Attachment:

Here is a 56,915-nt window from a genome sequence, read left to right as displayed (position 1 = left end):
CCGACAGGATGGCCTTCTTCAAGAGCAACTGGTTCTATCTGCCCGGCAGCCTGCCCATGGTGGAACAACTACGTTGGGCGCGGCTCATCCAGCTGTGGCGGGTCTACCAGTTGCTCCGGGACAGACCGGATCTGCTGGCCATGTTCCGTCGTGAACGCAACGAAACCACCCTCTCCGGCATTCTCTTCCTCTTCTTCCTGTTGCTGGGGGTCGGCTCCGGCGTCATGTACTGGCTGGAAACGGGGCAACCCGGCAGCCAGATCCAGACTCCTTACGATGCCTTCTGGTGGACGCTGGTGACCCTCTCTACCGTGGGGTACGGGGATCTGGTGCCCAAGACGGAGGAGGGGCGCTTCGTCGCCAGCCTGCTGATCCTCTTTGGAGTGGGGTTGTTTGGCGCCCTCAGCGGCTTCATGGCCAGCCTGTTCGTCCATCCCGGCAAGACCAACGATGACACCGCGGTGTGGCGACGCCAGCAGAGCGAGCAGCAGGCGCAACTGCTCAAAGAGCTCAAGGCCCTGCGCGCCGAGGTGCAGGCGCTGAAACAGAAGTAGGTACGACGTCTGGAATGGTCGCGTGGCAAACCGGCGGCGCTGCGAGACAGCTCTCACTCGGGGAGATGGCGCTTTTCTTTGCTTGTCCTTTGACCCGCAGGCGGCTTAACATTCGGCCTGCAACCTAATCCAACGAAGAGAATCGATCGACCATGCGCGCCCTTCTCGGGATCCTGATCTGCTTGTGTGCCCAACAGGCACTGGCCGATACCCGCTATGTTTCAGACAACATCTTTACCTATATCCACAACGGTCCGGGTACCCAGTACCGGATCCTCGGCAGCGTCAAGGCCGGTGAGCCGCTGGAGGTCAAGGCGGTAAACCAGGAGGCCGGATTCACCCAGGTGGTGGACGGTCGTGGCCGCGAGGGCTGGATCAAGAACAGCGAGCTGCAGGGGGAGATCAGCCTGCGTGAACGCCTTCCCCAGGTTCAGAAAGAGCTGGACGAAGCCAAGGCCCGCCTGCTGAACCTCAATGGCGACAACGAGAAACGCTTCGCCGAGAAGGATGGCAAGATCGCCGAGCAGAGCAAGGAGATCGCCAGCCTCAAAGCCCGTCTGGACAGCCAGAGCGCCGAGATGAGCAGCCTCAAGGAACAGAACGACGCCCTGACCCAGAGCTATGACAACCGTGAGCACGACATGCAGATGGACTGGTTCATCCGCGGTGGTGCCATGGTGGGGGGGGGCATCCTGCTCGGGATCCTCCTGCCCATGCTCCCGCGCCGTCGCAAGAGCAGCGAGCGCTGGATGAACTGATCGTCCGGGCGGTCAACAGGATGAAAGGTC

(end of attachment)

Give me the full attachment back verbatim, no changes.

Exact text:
Here is a 56,915-nt window from a genome sequence, read left to right as displayed (position 1 = left end):
CCGACAGGATGGCCTTCTTCAAGAGCAACTGGTTCTATCTGCCCGGCAGCCTGCCCATGGTGGAACAACTACGTTGGGCGCGGCTCATCCAGCTGTGGCGGGTCTACCAGTTGCTCCGGGACAGACCGGATCTGCTGGCCATGTTCCGTCGTGAACGCAACGAAACCACCCTCTCCGGCATTCTCTTCCTCTTCTTCCTGTTGCTGGGGGTCGGCTCCGGCGTCATGTACTGGCTGGAAACGGGGCAACCCGGCAGCCAGATCCAGACTCCTTACGATGCCTTCTGGTGGACGCTGGTGACCCTCTCTACCGTGGGGTACGGGGATCTGGTGCCCAAGACGGAGGAGGGGCGCTTCGTCGCCAGCCTGCTGATCCTCTTTGGAGTGGGGTTGTTTGGCGCCCTCAGCGGCTTCATGGCCAGCCTGTTCGTCCATCCCGGCAAGACCAACGATGACACCGCGGTGTGGCGACGCCAGCAGAGCGAGCAGCAGGCGCAACTGCTCAAAGAGCTCAAGGCCCTGCGCGCCGAGGTGCAGGCGCTGAAACAGAAGTAGGTACGACGTCTGGAATGGTCGCGTGGCAAACCGGCGGCGCTGCGAGACAGCTCTCACTCGGGGAGATGGCGCTTTTCTTTGCTTGTCCTTTGACCCGCAGGCGGCTTAACATTCGGCCTGCAACCTAATCCAACGAAGAGAATCGATCGACCATGCGCGCCCTTCTCGGGATCCTGATCTGCTTGTGTGCCCAACAGGCACTGGCCGATACCCGCTATGTTTCAGACAACATCTTTACCTATATCCACAACGGTCCGGGTACCCAGTACCGGATCCTCGGCAGCGTCAAGGCCGGTGAGCCGCTGGAGGTCAAGGCGGTAAACCAGGAGGCCGGATTCACCCAGGTGGTGGACGGTCGTGGCCGCGAGGGCTGGATCAAGAACAGCGAGCTGCAGGGGGAGATCAGCCTGCGTGAACGCCTTCCCCAGGTTCAGAAAGAGCTGGACGAAGCCAAGGCCCGCCTGCTGAACCTCAATGGCGACAACGAGAAACGCTTCGCCGAGAAGGATGGCAAGATCGCCGAGCAGAGCAAGGAGATCGCCAGCCTCAAAGCCCGTCTGGACAGCCAGAGCGCCGAGATGAGCAGCCTCAAGGAACAGAACGACGCCCTGACCCAGAGCTATGACAACCGTGAGCACGACATGCAGATGGACTGGTTCATCCGCGGTGGTGCCATGGTGGGGGGGGGCATCCTGCTCGGGATCCTCCTGCCCATGCTCCCGCGCCGTCGCAAGAGCAGCGAGCGCTGGATGAACTGATCGTCCGGGCGGTCAACAGGATGAAAGGTC